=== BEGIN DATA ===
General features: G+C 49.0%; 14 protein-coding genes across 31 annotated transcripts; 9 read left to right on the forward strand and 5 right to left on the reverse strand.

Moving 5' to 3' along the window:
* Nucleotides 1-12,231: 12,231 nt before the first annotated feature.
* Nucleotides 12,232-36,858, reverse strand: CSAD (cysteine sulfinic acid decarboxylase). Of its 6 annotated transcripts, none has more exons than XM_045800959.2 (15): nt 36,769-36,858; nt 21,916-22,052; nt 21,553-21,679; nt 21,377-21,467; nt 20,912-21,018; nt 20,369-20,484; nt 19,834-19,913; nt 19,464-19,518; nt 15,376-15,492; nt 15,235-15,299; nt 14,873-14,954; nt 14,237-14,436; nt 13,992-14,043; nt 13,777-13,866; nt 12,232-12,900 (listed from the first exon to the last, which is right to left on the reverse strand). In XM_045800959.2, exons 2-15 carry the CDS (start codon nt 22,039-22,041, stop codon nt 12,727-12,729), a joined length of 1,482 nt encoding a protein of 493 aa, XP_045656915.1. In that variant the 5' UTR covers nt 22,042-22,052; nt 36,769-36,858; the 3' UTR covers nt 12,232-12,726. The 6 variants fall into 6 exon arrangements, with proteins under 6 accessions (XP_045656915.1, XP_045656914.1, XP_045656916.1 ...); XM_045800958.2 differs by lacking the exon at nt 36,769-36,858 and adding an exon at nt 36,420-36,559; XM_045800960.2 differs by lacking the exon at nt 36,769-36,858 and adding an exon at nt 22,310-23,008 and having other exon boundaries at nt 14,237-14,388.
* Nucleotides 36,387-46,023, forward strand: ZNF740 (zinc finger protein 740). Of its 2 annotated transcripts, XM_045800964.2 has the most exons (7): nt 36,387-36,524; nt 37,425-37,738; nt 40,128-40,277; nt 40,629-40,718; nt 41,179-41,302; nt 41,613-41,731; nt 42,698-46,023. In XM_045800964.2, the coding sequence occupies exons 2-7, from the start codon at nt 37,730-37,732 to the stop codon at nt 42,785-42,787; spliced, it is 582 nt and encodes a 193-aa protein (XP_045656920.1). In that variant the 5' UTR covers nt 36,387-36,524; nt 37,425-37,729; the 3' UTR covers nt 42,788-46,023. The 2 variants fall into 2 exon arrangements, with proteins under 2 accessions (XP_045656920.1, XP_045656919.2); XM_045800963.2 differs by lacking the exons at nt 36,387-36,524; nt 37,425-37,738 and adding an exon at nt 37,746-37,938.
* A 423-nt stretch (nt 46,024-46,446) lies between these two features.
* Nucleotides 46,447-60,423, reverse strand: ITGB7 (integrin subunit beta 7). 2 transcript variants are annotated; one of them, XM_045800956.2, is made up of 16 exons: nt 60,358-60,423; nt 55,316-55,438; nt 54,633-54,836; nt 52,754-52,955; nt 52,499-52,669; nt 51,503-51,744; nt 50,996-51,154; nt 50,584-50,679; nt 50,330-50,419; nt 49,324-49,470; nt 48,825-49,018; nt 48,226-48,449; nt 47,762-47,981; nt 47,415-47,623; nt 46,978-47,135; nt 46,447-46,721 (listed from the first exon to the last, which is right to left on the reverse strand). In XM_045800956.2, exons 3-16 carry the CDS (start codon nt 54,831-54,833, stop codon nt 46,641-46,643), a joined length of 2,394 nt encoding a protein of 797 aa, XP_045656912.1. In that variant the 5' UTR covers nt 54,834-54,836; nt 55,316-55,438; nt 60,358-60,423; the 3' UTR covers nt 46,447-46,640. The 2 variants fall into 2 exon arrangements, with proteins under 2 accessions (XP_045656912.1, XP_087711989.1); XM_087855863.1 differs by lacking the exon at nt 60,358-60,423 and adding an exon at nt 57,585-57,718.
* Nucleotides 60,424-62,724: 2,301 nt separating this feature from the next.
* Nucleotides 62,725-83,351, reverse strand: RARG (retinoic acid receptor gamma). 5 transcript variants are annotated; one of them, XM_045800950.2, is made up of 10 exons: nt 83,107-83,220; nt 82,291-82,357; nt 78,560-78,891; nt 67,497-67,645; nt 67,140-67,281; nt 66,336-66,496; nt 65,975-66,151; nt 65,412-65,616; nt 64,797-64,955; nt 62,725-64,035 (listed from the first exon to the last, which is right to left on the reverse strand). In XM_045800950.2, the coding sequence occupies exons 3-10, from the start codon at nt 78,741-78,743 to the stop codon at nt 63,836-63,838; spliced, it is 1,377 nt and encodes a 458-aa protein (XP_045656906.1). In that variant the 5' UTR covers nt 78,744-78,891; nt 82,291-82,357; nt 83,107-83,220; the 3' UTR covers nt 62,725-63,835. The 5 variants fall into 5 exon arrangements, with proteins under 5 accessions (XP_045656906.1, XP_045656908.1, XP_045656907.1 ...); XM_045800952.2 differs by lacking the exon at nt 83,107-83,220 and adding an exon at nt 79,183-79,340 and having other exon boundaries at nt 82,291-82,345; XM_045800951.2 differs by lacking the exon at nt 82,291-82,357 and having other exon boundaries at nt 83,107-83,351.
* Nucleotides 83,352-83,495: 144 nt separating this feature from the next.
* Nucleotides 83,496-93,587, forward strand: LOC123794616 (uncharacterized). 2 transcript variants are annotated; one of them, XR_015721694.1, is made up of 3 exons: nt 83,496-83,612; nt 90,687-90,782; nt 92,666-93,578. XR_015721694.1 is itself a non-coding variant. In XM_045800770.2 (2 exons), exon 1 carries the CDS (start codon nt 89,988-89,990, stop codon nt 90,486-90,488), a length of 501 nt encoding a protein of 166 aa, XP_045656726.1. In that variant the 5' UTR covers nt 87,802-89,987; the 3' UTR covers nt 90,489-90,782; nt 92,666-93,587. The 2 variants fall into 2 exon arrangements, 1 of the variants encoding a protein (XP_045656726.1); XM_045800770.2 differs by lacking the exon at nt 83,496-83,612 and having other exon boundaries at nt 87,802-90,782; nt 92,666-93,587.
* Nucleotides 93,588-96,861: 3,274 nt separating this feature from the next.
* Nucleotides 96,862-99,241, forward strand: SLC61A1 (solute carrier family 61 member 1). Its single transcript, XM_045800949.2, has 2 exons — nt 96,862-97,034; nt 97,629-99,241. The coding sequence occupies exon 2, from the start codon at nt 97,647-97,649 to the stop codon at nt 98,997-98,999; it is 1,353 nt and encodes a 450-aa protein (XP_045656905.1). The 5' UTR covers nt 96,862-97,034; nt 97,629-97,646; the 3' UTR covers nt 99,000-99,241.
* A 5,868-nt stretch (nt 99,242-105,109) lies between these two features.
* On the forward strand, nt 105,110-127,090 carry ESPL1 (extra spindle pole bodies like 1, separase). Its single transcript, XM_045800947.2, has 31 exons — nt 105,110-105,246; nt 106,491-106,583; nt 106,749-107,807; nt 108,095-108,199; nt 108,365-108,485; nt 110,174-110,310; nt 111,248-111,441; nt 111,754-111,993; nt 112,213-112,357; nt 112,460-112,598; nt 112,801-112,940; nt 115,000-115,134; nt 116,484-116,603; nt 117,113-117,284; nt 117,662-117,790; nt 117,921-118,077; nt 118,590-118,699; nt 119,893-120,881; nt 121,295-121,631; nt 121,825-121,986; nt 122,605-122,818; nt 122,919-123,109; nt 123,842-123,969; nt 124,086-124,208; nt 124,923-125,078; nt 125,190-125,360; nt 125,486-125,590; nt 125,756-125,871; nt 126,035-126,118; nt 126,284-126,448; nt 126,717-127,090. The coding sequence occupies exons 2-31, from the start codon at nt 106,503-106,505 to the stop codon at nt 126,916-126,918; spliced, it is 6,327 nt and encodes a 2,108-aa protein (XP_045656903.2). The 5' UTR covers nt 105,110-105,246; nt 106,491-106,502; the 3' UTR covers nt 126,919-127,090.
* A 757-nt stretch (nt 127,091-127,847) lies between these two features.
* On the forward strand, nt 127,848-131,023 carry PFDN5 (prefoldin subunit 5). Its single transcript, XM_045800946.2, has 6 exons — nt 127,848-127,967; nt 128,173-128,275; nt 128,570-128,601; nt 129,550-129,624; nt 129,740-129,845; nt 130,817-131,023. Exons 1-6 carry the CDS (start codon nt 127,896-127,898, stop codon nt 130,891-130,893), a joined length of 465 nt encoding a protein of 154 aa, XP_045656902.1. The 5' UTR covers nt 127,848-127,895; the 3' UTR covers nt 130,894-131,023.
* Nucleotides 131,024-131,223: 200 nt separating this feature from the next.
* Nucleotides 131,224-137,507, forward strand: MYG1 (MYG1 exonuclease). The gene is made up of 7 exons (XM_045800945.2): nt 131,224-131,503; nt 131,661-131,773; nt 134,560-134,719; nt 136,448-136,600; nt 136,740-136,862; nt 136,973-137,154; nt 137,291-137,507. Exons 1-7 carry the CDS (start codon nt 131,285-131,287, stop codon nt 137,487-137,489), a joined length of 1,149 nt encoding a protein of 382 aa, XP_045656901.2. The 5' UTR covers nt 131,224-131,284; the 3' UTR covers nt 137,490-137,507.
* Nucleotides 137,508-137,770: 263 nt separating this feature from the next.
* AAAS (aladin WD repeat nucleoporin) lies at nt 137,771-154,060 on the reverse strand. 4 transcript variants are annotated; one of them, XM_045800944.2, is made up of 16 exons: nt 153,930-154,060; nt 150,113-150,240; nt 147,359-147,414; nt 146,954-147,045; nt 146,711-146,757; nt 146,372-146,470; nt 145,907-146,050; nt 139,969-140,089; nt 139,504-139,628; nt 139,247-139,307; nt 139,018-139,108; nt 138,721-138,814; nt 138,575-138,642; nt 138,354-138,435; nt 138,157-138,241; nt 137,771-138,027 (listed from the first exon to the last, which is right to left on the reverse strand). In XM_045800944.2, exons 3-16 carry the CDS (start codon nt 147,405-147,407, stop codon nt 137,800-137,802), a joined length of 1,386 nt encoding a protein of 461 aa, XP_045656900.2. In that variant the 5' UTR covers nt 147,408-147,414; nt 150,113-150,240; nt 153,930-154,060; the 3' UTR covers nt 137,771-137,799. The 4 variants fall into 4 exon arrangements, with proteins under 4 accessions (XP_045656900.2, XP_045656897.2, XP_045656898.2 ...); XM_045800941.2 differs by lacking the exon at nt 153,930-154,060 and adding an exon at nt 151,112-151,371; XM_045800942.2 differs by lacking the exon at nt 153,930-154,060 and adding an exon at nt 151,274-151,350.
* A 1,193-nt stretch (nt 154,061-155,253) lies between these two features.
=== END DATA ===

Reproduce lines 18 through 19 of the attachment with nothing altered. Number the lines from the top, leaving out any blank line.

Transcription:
* Nucleotides 131,024-131,223: 200 nt separating this feature from the next.
* Nucleotides 131,224-137,507, forward strand: MYG1 (MYG1 exonuclease). The gene is made up of 7 exons (XM_045800945.2): nt 131,224-131,503; nt 131,661-131,773; nt 134,560-134,719; nt 136,448-136,600; nt 136,740-136,862; nt 136,973-137,154; nt 137,291-137,507. Exons 1-7 carry the CDS (start codon nt 131,285-131,287, stop codon nt 137,487-137,489), a joined length of 1,149 nt encoding a protein of 382 aa, XP_045656901.2. The 5' UTR covers nt 131,224-131,284; the 3' UTR covers nt 137,490-137,507.